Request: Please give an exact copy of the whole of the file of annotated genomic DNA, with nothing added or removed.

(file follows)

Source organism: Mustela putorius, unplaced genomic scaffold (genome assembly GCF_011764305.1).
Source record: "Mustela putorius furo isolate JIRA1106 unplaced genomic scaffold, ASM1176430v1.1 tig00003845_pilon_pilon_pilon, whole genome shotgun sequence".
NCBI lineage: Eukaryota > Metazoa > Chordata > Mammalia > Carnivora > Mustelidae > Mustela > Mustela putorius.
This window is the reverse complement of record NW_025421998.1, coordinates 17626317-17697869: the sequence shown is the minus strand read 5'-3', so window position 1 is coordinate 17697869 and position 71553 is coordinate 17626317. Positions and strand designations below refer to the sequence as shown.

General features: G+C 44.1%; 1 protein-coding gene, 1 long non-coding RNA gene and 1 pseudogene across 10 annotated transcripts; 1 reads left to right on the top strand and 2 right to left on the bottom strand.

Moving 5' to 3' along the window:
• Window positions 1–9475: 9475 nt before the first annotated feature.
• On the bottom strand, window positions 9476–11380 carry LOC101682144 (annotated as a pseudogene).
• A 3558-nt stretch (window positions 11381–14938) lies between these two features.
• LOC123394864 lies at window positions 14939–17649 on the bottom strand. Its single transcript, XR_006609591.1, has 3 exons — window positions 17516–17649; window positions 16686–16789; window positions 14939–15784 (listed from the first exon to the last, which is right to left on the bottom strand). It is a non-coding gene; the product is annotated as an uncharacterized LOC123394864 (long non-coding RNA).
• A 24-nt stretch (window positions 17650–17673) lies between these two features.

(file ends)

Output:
Source organism: Mustela putorius, unplaced genomic scaffold (genome assembly GCF_011764305.1).
Source record: "Mustela putorius furo isolate JIRA1106 unplaced genomic scaffold, ASM1176430v1.1 tig00003845_pilon_pilon_pilon, whole genome shotgun sequence".
NCBI lineage: Eukaryota > Metazoa > Chordata > Mammalia > Carnivora > Mustelidae > Mustela > Mustela putorius.
This window is the reverse complement of record NW_025421998.1, coordinates 17626317-17697869: the sequence shown is the minus strand read 5'-3', so window position 1 is coordinate 17697869 and position 71553 is coordinate 17626317. Positions and strand designations below refer to the sequence as shown.

General features: G+C 44.1%; 1 protein-coding gene, 1 long non-coding RNA gene and 1 pseudogene across 10 annotated transcripts; 1 reads left to right on the top strand and 2 right to left on the bottom strand.

Moving 5' to 3' along the window:
• Window positions 1–9475: 9475 nt before the first annotated feature.
• On the bottom strand, window positions 9476–11380 carry LOC101682144 (annotated as a pseudogene).
• A 3558-nt stretch (window positions 11381–14938) lies between these two features.
• LOC123394864 lies at window positions 14939–17649 on the bottom strand. Its single transcript, XR_006609591.1, has 3 exons — window positions 17516–17649; window positions 16686–16789; window positions 14939–15784 (listed from the first exon to the last, which is right to left on the bottom strand). It is a non-coding gene; the product is annotated as an uncharacterized LOC123394864 (long non-coding RNA).
• A 24-nt stretch (window positions 17650–17673) lies between these two features.